Speech by Maria Epaminonda, Executive Director, Cyprus Family Planning Association, delivered during “Barometer of Women’s Access to Modern Contraceptive Choice in 16 EU Countries” event at the European Parliament, September 22, 2015.
I would like to kindly ask you to imagine that you are a teenage girl at the age of 17.
You are finishing high school this year and you have already made plans for your graduate years - you are living with your parents who are well educated but conservative enough - they have never talked to you about any issues related to sexuality, sex or sexual health, they just don’t feel comfortable to talk about these issues as you are still their baby girl. You are in a relationship with a young man two years older than you, and you have started a sexual relationship with him.
By the way, you are living in Cyprus, a country which is going through a serious financial crisis; with a youth unemployment rate of 37.1% (according to the latest statistics) and an unemployment rate of 17.7% amongst the general public.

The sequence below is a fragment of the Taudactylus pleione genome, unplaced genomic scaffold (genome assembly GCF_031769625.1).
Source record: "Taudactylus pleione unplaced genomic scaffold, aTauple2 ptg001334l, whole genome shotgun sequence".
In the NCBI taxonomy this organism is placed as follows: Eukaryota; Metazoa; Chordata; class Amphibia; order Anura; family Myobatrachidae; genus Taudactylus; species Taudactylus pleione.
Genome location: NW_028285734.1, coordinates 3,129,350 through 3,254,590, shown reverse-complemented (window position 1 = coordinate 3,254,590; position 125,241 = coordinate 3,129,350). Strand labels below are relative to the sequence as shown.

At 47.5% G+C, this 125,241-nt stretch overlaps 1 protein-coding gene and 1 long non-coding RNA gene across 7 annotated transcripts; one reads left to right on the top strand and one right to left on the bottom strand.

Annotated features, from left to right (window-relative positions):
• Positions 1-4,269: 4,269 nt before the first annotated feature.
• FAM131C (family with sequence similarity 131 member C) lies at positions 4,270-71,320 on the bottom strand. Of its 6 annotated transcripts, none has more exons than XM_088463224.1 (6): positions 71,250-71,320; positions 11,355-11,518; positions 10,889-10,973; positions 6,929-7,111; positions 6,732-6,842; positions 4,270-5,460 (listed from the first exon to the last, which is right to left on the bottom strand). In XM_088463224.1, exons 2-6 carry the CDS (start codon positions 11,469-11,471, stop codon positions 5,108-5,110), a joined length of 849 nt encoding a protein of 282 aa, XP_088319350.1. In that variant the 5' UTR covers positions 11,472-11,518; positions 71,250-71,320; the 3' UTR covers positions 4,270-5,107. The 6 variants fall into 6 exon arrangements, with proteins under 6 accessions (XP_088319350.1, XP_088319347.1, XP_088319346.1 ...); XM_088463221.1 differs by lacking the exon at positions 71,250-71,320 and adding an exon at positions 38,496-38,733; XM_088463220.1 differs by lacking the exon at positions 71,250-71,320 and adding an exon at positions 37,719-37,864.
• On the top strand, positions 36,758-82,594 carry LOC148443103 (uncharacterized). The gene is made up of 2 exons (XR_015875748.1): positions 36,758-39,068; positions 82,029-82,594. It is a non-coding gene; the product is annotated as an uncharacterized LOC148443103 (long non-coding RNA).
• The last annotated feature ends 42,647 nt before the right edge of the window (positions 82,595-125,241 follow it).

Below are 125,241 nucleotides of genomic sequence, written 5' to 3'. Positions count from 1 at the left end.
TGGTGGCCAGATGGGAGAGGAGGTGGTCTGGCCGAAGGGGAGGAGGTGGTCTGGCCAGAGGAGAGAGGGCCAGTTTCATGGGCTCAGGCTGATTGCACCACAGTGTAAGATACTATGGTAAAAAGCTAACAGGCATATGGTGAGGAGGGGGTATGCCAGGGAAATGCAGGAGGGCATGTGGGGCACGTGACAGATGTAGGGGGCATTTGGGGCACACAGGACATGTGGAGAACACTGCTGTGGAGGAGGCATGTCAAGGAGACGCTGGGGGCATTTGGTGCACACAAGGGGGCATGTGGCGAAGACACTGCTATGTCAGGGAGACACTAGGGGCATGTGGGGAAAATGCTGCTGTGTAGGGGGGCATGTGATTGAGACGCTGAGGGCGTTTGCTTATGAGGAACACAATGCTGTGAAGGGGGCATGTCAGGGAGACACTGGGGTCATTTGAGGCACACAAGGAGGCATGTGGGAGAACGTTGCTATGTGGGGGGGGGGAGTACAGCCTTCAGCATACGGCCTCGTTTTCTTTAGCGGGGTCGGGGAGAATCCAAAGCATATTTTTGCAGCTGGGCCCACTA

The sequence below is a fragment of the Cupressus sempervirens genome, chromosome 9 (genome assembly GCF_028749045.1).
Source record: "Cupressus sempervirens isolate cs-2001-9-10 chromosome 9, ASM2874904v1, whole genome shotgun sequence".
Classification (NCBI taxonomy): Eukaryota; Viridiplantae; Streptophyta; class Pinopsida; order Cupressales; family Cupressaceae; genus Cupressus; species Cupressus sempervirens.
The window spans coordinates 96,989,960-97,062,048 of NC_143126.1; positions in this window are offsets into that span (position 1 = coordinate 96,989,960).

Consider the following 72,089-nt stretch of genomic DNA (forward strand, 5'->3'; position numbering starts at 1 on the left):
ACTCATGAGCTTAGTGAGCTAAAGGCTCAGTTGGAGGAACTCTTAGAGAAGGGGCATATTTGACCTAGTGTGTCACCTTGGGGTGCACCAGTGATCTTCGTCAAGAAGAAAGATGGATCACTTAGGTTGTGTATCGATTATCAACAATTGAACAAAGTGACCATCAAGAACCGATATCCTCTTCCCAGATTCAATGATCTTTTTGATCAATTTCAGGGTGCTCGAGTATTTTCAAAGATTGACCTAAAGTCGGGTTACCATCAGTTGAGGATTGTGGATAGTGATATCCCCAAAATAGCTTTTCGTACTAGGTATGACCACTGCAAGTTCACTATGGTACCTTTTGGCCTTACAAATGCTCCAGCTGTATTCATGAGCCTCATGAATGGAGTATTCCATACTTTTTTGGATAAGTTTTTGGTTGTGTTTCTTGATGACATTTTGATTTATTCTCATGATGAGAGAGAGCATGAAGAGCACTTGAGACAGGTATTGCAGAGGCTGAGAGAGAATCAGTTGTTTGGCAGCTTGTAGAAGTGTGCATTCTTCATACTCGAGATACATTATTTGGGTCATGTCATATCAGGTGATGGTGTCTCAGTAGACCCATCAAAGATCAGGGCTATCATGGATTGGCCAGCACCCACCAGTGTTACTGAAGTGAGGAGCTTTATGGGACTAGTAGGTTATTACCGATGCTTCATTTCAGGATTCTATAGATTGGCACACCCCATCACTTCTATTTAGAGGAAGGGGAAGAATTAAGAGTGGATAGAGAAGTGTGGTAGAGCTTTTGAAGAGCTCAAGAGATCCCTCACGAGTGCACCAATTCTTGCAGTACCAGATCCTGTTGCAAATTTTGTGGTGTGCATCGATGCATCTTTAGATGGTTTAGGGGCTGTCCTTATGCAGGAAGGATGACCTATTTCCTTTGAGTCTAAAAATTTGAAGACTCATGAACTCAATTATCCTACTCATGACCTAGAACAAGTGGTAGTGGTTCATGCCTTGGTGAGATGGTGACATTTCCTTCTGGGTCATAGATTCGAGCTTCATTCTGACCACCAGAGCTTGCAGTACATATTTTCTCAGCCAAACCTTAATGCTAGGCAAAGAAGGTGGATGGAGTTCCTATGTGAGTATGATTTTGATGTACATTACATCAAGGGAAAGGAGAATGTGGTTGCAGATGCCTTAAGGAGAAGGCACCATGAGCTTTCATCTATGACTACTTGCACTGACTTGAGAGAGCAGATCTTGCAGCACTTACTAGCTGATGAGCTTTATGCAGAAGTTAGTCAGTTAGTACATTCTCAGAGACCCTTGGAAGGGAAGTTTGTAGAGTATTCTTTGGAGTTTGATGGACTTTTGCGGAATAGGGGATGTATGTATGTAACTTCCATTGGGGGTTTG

You are living in a country where there is no Sexual and Reproductive Health and Rights Strategy, there are no youth-friendly services, no reimbursement schemes related to contraception, no family planning clinics and services, and no National Health Scheme. Although sexuality education in your country is included in the health education curriculum, unfortunately the evidence shows that it is not effectively implemented.
Moreover, you are living in a highly patriarchal society where traditional “masculine” and “feminine” gender roles do still exist and create inequalities between girls and boys, and women and men.
So, you are very much in love with this young man and you trust him a lot. You have been having sex for almost a year now, it’s your first sexual relationship, and you are totally dependent on your partner regarding contraception use. He usually uses a condom unless he runs out of them. It’s clear to you that it’s his responsibility; you are also too embarrassed to buy a condom, although you are actually putting yourself at risk.
Why aren’t you using any other contraceptive method? You do have options don’t you? Of course you do. Besides the male condom, you can use the pill, although this needs to be prescribed by a doctor, or you can use the intrauterine device (IUD or coil), although this is not provided by state hospitals but only by private clinics. It also costs between €200 and €300.
Perhaps you are a fortunate seventeen year old girl. Because…if you were a single mother, a young unemployed woman, a girl or a woman in a rural area, a migrant or an asylum seeker living in Cyprus, you would have even less access to modern contraceptive methods.
How does that feel?